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Often Overlooked Signs of Nursing Home Abuse

  • Apr 15, 2021
  • The Harr Law Firm

A younger hand holding an elderly hand extended from someone in a wheelchair outdoorsWhen you entrust a loved one’s care to a nursing home, you do so with the faith that they will be properly cared for and treated with the respect they deserve. And while most long-term care facilities are safe, reliable, and caring, there are times when those you entrusted with your family member’s care fail you. When cases of nursing home abuse arise, it’s important to recognize the signs right away, so you can get your loved one somewhere safer, where they’ll be properly cared for. Keep reading to learn the signs of nursing home abuse that often go overlooked.


If your loved one is confined to their bed or a wheelchair due to their condition, it’s important that they are rotated or that they receive help changing their position on a regular basis. This helps to prevent the development of bedsores, also known as pressure ulcers. If you notice that your loved one has begun to develop these sore spots in a nursing home, it’s a sign that they’re not receiving the attention and care that they need. They’re being left unattended for far too long, unable to change their position.

Pressure ulcers are most frequently found on the lower back, tailbone, shoulder blades, back of the head, and heels for those who are confined to a bed. In a wheelchair, sores may develop on the buttocks, spine, shoulder blades, and the backs of arms and legs. Be sure to check these spots when you visit for any signs of a bedsore.

Change in Behavior

You know your loved one. You know their personality, how they interact with others, and their general demeanor. Of course, moving to a nursing home can be a difficult transition for some, so some signs of stress or home sickness are normal. But if your loved one seems anxious, depressed, or aggressive, this could be a sign of emotional abuse.

While it leaves no physical marks on a resident, emotional abuse can be just as harmful as physical abuse. Be sure to observe your loved one’s behaviors closely when you visit. Do they seem anxious around the staff? Do they have a lower sense of confidence and self-worth than normal? If anything seems amiss, start asking questions and don’t stop until you get answers.

Poor Hygiene

Most residents in a nursing home require assistance with their personal hygiene, including changing their clothes and bedding, brushing their hair, and bathing. Make sure your family member’s clothing and bedding are always in good order. Their hair should seem to be well cared for, and their hands and face should be clean.

If you have to schedule visits with your loved one, try to pay attention to the other residents while you’re there too. While staff may have cleaned up your family member and their room before your visit, if other residents appear to have poor hygiene, that may be the true state of things in that nursing home.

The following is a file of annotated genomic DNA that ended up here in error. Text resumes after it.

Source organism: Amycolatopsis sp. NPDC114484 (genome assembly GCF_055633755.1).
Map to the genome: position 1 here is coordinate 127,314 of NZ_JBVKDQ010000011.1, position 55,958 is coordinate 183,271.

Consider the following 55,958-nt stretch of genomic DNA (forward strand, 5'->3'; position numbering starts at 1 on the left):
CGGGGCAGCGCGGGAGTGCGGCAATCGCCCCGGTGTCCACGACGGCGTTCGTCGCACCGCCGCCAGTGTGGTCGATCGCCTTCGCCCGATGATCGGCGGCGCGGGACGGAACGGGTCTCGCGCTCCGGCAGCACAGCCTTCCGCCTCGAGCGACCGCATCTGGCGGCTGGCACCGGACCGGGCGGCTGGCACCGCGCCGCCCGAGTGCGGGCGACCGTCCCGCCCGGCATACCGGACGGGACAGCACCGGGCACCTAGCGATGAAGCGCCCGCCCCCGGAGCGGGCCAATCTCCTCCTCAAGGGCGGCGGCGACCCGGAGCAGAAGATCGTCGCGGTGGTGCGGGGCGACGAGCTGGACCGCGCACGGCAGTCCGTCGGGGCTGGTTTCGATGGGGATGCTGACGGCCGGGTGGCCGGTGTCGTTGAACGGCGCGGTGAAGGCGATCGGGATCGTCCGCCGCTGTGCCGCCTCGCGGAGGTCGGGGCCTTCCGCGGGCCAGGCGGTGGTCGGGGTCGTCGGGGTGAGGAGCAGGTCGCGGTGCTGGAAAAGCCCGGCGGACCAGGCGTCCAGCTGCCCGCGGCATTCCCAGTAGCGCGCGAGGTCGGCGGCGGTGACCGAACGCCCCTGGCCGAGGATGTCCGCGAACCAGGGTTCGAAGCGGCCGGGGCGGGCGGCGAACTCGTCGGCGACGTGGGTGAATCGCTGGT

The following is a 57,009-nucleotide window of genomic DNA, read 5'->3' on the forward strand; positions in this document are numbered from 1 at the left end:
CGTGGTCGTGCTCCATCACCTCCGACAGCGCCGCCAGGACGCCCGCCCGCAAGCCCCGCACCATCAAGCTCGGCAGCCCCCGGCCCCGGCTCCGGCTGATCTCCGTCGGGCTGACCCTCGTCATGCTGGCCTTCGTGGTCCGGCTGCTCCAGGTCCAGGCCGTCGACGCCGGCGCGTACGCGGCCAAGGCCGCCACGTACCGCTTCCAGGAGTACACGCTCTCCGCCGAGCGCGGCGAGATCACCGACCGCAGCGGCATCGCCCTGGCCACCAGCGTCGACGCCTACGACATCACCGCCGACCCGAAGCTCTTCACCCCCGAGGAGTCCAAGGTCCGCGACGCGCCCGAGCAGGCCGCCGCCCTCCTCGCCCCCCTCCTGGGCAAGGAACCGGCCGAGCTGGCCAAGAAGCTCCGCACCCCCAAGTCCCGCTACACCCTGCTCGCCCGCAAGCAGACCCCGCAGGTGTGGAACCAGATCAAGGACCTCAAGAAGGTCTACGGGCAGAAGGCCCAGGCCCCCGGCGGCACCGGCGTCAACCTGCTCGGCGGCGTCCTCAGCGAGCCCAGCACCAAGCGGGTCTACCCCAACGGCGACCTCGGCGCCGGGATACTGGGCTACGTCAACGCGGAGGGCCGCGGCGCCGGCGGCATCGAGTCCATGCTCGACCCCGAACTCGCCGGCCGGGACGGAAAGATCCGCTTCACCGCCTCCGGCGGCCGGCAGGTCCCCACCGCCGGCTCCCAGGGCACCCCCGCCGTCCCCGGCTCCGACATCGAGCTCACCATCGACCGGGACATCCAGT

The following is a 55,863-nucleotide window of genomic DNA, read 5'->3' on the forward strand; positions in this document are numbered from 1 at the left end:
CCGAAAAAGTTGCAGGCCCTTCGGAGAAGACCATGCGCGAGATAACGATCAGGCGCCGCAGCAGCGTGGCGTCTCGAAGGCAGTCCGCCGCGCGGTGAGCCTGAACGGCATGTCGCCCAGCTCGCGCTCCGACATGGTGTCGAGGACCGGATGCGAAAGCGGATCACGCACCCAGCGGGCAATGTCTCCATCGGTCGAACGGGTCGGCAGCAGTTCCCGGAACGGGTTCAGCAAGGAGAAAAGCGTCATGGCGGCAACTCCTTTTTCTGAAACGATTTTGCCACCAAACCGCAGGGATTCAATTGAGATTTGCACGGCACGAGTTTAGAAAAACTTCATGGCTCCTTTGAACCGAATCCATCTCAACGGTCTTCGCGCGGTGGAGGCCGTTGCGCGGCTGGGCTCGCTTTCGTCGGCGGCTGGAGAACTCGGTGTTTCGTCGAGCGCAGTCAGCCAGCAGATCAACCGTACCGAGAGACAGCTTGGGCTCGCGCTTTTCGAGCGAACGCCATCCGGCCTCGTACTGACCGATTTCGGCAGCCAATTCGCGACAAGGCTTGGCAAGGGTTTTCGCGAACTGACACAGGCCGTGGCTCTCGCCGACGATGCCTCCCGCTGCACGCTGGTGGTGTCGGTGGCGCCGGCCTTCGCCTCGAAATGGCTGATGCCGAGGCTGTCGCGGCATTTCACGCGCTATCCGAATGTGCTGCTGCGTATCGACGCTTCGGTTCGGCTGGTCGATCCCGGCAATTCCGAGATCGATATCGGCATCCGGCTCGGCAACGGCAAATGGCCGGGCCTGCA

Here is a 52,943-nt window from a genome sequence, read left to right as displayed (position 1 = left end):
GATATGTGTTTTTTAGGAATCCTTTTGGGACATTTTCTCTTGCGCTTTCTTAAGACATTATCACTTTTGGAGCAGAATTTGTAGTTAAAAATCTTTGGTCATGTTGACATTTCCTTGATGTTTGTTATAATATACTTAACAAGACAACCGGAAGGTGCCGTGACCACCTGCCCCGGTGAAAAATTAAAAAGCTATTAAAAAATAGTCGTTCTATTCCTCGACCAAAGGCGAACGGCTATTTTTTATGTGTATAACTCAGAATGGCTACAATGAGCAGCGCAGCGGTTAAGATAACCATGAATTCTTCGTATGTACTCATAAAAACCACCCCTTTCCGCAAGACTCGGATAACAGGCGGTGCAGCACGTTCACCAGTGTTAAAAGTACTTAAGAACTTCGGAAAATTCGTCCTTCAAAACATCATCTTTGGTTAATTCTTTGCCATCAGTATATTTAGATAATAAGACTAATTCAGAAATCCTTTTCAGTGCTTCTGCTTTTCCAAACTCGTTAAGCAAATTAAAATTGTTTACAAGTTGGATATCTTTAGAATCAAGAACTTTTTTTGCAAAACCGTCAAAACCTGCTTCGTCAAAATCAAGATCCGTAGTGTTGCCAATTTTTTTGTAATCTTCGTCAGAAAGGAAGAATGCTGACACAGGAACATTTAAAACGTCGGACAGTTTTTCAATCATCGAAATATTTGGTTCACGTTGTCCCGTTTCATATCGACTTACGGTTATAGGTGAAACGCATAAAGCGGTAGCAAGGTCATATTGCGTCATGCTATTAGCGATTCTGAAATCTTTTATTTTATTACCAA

Trouble Sleeping

Again, moving to a nursing home can be a difficult change for many of our elderly family members. If they’ve only been in the facility for a week or two, they may still have difficulty sleeping in a new place. But if they’ve been there for some time and they’re still suffering from insomnia or sleep disorders, there may be something else causing it.

Sleep disorders are often caused by anxiety and depression, both of which can develop in the wake of physical or emotional abuse. Your loved one may actually fear sleeping there because of abuse they’ve experienced.

Weight Loss

Unless your loved one has a medical condition that causes weight loss, a sudden decline in their weight after entering a care facility is not a good sign. Nursing homes should be providing carefully balanced and healthy meals to residents based on their dietary needs. If your loved one is losing weight, it could be due to a loss of appetite relating to depression. Or, the staff may be neglecting them and not providing them with the meals that they need. Either way, you should move your loved one out of the facility as soon as possible.

What to Do about It

If you suspect nursing home abuse, the first thing you should do is get your loved one to safety. If you’re uncertain about whether or not abuse is occurring, contact your local branch of Adult Protective Services (APS). They can perform welfare checks of nursing home residents, and you can file complaints with them against the staff and other residents alike.

If your loved one was abused in a nursing home, they deserve recompense for any expenses stemming form that abuse. Contact us to speak to a nursing home abuse lawyer about your case.